By Patrick O’Connor – Aurora Rarities LLC ……
During a recent discussion, the subject of counterfeit coins arose – specifically, the odd circumstance whereby prices for certain counterfeit coins have occasionally exceeded the prices for genuine examples. As the subject of fake coins has been a growing concern among collectors, this seemed an ideal opportunity to review the issue of fakes in general and, by way of example, those from one specific era.
For the purpose of clarity, it is worth noting the distinctions between various types of non-authentic coins. The term “fake” may be used to refer to any kind of coin or item that is not a genuine original. Within this general classification are found several, more specific, categories. Primary among these are: contemporary counterfeit coins, forgeries, and reproductions.
Contemporary counterfeit coins are fake coins made for the purpose of passing in everyday commerce at face value. Contemporary counterfeits were made during the same time period (hence, contemporary) as the genuine government-issue coins they attempt to mimic. They are, therefore, as much a part of numismatic history as the coins they imitate. It is largely for this reason that contemporary counterfeits recently have seen a rise in interest for certain countries and series, accompanied by a corresponding increase in prices for certain pieces.
Forgeries are made with the intent to sell to collectors, generally long after the genuine coins stopped circulating.
Reproductions are generally made for museum purposes, as theatrical props, or for promotional events. Though the original intent of reproductions may not have been to deceive a collector, it was intended to convince viewers on some level that it was very like an original. When such items enter the numismatic marketplace they may, depending on the level of quality, end up fooling some collectors less familiar with the particular series of coins in question. As such, with respect to valuation, reproductions and forgeries may be considered together. Forgeries and reproductions have no value in the marketplace, primarily because paying any amount for such items would encourage their production and harm the hobby.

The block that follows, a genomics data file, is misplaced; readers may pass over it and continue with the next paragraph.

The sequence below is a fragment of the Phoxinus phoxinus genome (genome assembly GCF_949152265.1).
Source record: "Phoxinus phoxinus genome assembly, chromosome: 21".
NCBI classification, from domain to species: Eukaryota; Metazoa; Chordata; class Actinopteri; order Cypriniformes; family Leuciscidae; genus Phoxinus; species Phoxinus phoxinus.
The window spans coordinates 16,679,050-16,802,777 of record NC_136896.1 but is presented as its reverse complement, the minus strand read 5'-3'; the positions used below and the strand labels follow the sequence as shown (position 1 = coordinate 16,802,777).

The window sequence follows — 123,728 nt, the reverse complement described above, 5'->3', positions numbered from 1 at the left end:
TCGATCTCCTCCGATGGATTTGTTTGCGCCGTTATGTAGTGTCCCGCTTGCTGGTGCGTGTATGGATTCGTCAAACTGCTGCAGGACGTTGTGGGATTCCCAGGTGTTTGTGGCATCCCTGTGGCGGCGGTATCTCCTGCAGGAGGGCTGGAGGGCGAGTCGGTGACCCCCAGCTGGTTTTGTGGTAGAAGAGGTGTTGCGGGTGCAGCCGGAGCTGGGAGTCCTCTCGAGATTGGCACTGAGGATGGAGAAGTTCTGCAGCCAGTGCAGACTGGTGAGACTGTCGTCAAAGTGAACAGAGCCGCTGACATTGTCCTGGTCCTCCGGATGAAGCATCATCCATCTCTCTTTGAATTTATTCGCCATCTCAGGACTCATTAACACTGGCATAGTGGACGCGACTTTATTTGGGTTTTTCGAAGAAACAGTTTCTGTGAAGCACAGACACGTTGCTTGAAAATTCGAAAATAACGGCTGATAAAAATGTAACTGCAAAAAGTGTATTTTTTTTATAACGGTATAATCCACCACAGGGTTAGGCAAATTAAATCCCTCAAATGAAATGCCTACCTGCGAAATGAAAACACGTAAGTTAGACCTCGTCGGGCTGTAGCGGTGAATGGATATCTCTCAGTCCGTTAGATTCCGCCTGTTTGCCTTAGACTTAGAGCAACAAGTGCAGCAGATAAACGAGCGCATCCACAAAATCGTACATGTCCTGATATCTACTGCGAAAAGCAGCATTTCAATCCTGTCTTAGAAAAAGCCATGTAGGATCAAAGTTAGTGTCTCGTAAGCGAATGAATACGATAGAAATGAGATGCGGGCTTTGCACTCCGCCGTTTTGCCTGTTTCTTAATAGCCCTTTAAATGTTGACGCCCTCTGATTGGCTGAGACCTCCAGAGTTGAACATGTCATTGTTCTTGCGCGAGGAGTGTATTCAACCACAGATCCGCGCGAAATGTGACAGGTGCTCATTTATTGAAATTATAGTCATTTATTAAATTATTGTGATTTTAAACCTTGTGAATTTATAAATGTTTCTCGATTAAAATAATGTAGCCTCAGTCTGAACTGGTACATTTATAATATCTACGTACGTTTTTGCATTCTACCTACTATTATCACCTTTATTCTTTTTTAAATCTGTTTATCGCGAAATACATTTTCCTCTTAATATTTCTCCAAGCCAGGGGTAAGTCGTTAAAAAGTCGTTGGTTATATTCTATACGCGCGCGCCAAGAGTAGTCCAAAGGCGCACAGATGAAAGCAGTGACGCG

Throughout history, periods of political and economic turmoil have proven ideal for unscrupulous persons to pass counterfeit coins at face value in commerce. The era of Queen Isabel II of Spain (reigned 1833-1868) is an excellent example of the circumstances in which contemporary counterfeits thrive. Let us review the history of Spain prior to and through her reign to gain a better understanding of the forces at work before delving into the counterfeit coins themselves.
The early part of the 19th century saw the invasion and occupation of Spain by the French, who imported French coinage in large quantities to pay French troops. The aid of British and Portuguese forces in fighting Napoleon also brought coins of those countries into Spain. The return of Spain’s King Ferdinand VII in 1814 did not improve things, as he was an unenlightened and absolutist king in a Spain struggling to cope with the modernizing forces of the industrial revolution.
This period also saw the loss of most of Spain’s colonies to revolutions and independence movements. This, in turn, cut off the steady supply of silver from South American mines and ended the relative economic stability Spain had enjoyed from those imports. While less than a century before Spain had been perhaps the largest and most powerful empire on earth, it was now among the poorest and least advanced in Europe.
The transition from Ferdinand VII to his daughter Isabel II was extremely contentious. Her uncle Carlos was considered the rightful heir by the most conservative faction. The more moderate and progressive factions rallied around Isabel II in hopes of securing a constitutional monarchy. The resulting Carlist Wars scarred the political and moral soul of Spain as horrid brutality often marked the interaction of the battling factions. It was amidst this maelstrom that Queen Isabel II began her reign.